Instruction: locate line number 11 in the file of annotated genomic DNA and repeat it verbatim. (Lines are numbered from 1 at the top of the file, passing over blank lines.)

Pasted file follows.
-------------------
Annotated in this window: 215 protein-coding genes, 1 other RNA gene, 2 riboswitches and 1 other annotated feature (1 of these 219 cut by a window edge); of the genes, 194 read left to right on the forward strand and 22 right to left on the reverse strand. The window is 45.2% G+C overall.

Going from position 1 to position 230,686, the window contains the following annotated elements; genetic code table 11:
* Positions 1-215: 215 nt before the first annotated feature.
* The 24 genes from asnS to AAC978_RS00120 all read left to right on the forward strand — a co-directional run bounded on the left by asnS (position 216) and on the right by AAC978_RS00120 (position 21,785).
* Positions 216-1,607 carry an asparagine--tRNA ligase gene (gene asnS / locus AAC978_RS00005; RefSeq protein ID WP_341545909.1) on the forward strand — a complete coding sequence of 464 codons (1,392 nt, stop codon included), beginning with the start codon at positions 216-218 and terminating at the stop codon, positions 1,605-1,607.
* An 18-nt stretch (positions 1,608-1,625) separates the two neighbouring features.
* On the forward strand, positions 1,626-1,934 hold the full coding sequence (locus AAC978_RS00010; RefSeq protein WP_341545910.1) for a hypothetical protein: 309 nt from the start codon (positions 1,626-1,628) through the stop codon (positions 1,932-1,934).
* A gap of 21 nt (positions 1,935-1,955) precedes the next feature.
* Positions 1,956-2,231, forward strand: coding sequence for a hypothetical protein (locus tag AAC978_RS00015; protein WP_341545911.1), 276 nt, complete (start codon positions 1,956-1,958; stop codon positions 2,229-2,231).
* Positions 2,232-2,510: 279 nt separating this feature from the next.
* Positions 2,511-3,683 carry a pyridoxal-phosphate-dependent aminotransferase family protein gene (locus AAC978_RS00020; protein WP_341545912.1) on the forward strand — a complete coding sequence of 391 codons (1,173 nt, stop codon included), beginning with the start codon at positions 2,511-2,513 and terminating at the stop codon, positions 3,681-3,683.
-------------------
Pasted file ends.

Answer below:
* Positions 2,511-3,683 carry a pyridoxal-phosphate-dependent aminotransferase family protein gene (locus AAC978_RS00020; protein WP_341545912.1) on the forward strand — a complete coding sequence of 391 codons (1,173 nt, stop codon included), beginning with the start codon at positions 2,511-2,513 and terminating at the stop codon, positions 3,681-3,683.